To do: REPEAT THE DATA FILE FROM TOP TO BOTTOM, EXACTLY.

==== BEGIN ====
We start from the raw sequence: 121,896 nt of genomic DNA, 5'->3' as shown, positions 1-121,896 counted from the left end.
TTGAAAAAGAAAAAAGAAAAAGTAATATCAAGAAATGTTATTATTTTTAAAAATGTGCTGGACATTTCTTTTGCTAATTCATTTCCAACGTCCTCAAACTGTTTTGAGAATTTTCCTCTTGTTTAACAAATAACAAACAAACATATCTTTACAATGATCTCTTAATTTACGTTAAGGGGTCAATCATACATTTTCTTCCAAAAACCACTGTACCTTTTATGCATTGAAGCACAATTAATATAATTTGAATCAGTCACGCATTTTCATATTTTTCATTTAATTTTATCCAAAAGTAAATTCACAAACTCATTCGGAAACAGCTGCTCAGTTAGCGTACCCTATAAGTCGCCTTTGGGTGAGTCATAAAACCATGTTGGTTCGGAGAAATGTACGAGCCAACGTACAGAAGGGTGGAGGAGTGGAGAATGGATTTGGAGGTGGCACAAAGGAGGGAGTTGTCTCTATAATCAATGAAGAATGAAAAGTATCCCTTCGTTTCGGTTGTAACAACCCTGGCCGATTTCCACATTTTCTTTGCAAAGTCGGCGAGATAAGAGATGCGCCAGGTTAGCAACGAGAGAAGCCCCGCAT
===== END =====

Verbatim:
We start from the raw sequence: 121,896 nt of genomic DNA, 5'->3' as shown, positions 1-121,896 counted from the left end.
TTGAAAAAGAAAAAAGAAAAAGTAATATCAAGAAATGTTATTATTTTTAAAAATGTGCTGGACATTTCTTTTGCTAATTCATTTCCAACGTCCTCAAACTGTTTTGAGAATTTTCCTCTTGTTTAACAAATAACAAACAAACATATCTTTACAATGATCTCTTAATTTACGTTAAGGGGTCAATCATACATTTTCTTCCAAAAACCACTGTACCTTTTATGCATTGAAGCACAATTAATATAATTTGAATCAGTCACGCATTTTCATATTTTTCATTTAATTTTATCCAAAAGTAAATTCACAAACTCATTCGGAAACAGCTGCTCAGTTAGCGTACCCTATAAGTCGCCTTTGGGTGAGTCATAAAACCATGTTGGTTCGGAGAAATGTACGAGCCAACGTACAGAAGGGTGGAGGAGTGGAGAATGGATTTGGAGGTGGCACAAAGGAGGGAGTTGTCTCTATAATCAATGAAGAATGAAAAGTATCCCTTCGTTTCGGTTGTAACAACCCTGGCCGATTTCCACATTTTCTTTGCAAAGTCGGCGAGATAAGAGATGCGCCAGGTTAGCAACGAGAGAAGCCCCGCAT